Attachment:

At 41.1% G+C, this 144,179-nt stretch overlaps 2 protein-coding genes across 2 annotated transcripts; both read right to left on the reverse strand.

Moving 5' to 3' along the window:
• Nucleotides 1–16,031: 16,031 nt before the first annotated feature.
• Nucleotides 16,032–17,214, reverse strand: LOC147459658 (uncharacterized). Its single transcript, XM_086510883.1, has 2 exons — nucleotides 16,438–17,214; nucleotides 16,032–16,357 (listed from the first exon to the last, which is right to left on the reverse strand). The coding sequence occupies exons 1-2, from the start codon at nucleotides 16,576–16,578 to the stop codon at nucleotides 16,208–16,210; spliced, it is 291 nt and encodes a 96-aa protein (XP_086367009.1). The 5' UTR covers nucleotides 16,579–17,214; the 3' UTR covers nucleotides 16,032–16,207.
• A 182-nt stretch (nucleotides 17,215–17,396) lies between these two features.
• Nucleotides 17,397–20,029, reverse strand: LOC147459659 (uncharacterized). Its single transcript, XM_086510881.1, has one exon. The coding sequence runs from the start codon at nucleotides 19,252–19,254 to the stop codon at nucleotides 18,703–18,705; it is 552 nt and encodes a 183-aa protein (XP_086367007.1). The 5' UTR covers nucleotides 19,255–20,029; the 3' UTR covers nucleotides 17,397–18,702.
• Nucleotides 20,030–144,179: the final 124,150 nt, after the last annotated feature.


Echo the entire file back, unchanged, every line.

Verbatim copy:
At 41.1% G+C, this 144,179-nt stretch overlaps 2 protein-coding genes across 2 annotated transcripts; both read right to left on the reverse strand.

Moving 5' to 3' along the window:
• Nucleotides 1–16,031: 16,031 nt before the first annotated feature.
• Nucleotides 16,032–17,214, reverse strand: LOC147459658 (uncharacterized). Its single transcript, XM_086510883.1, has 2 exons — nucleotides 16,438–17,214; nucleotides 16,032–16,357 (listed from the first exon to the last, which is right to left on the reverse strand). The coding sequence occupies exons 1-2, from the start codon at nucleotides 16,576–16,578 to the stop codon at nucleotides 16,208–16,210; spliced, it is 291 nt and encodes a 96-aa protein (XP_086367009.1). The 5' UTR covers nucleotides 16,579–17,214; the 3' UTR covers nucleotides 16,032–16,207.
• A 182-nt stretch (nucleotides 17,215–17,396) lies between these two features.
• Nucleotides 17,397–20,029, reverse strand: LOC147459659 (uncharacterized). Its single transcript, XM_086510881.1, has one exon. The coding sequence runs from the start codon at nucleotides 19,252–19,254 to the stop codon at nucleotides 18,703–18,705; it is 552 nt and encodes a 183-aa protein (XP_086367007.1). The 5' UTR covers nucleotides 19,255–20,029; the 3' UTR covers nucleotides 17,397–18,702.
• Nucleotides 20,030–144,179: the final 124,150 nt, after the last annotated feature.